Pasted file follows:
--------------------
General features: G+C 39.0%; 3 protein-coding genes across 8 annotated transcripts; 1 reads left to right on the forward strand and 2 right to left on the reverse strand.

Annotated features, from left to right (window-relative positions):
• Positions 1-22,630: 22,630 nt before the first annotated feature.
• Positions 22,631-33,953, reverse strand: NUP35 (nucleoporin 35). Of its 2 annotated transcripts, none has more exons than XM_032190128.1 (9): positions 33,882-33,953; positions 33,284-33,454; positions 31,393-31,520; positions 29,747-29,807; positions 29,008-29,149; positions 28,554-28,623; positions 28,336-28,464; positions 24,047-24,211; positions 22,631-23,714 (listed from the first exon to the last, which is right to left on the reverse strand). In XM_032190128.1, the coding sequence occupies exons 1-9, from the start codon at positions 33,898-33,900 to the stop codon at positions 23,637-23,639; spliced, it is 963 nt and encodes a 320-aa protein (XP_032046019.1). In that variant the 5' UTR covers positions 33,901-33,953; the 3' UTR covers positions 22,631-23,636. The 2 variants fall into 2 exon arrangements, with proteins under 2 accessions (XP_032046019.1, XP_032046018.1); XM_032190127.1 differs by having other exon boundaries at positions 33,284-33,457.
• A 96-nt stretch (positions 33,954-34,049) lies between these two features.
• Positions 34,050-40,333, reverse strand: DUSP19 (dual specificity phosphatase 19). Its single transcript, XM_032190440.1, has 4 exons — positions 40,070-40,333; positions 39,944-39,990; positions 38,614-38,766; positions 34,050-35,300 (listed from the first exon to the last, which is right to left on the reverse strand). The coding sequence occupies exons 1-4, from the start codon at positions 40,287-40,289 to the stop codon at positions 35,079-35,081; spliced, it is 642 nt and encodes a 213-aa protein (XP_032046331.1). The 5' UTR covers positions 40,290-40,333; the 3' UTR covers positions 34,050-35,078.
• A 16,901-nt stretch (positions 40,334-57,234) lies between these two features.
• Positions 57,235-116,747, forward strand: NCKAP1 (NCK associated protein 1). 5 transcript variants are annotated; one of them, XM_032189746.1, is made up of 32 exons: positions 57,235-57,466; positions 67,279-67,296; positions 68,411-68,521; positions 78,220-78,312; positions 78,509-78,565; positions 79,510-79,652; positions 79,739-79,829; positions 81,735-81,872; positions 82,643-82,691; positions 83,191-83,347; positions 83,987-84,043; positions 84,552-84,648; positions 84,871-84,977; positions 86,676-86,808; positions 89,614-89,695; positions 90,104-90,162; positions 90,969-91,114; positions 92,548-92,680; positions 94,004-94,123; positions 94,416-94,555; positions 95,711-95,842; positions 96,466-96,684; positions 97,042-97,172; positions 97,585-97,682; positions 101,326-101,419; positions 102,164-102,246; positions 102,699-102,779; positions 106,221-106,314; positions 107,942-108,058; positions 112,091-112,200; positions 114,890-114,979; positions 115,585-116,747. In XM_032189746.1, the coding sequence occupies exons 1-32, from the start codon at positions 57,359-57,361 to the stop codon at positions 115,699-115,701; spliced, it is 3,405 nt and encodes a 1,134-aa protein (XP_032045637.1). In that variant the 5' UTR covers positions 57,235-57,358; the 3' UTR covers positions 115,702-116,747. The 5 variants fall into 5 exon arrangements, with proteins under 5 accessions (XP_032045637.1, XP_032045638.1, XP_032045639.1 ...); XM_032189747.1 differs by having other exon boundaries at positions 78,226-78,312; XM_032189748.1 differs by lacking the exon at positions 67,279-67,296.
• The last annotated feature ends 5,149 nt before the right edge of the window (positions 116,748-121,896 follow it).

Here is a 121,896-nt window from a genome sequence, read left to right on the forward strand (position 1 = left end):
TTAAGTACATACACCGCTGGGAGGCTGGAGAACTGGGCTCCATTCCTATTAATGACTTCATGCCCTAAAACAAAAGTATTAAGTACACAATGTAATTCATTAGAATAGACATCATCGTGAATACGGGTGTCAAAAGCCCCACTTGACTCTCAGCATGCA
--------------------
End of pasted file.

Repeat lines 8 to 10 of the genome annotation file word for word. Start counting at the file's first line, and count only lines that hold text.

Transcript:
• Positions 57,235-116,747, forward strand: NCKAP1 (NCK associated protein 1). 5 transcript variants are annotated; one of them, XM_032189746.1, is made up of 32 exons: positions 57,235-57,466; positions 67,279-67,296; positions 68,411-68,521; positions 78,220-78,312; positions 78,509-78,565; positions 79,510-79,652; positions 79,739-79,829; positions 81,735-81,872; positions 82,643-82,691; positions 83,191-83,347; positions 83,987-84,043; positions 84,552-84,648; positions 84,871-84,977; positions 86,676-86,808; positions 89,614-89,695; positions 90,104-90,162; positions 90,969-91,114; positions 92,548-92,680; positions 94,004-94,123; positions 94,416-94,555; positions 95,711-95,842; positions 96,466-96,684; positions 97,042-97,172; positions 97,585-97,682; positions 101,326-101,419; positions 102,164-102,246; positions 102,699-102,779; positions 106,221-106,314; positions 107,942-108,058; positions 112,091-112,200; positions 114,890-114,979; positions 115,585-116,747. In XM_032189746.1, the coding sequence occupies exons 1-32, from the start codon at positions 57,359-57,361 to the stop codon at positions 115,699-115,701; spliced, it is 3,405 nt and encodes a 1,134-aa protein (XP_032045637.1). In that variant the 5' UTR covers positions 57,235-57,358; the 3' UTR covers positions 115,702-116,747. The 5 variants fall into 5 exon arrangements, with proteins under 5 accessions (XP_032045637.1, XP_032045638.1, XP_032045639.1 ...); XM_032189747.1 differs by having other exon boundaries at positions 78,226-78,312; XM_032189748.1 differs by lacking the exon at positions 67,279-67,296.
• The last annotated feature ends 5,149 nt before the right edge of the window (positions 116,748-121,896 follow it).

Here is a 121,896-nt window from a genome sequence, read left to right on the forward strand (position 1 = left end):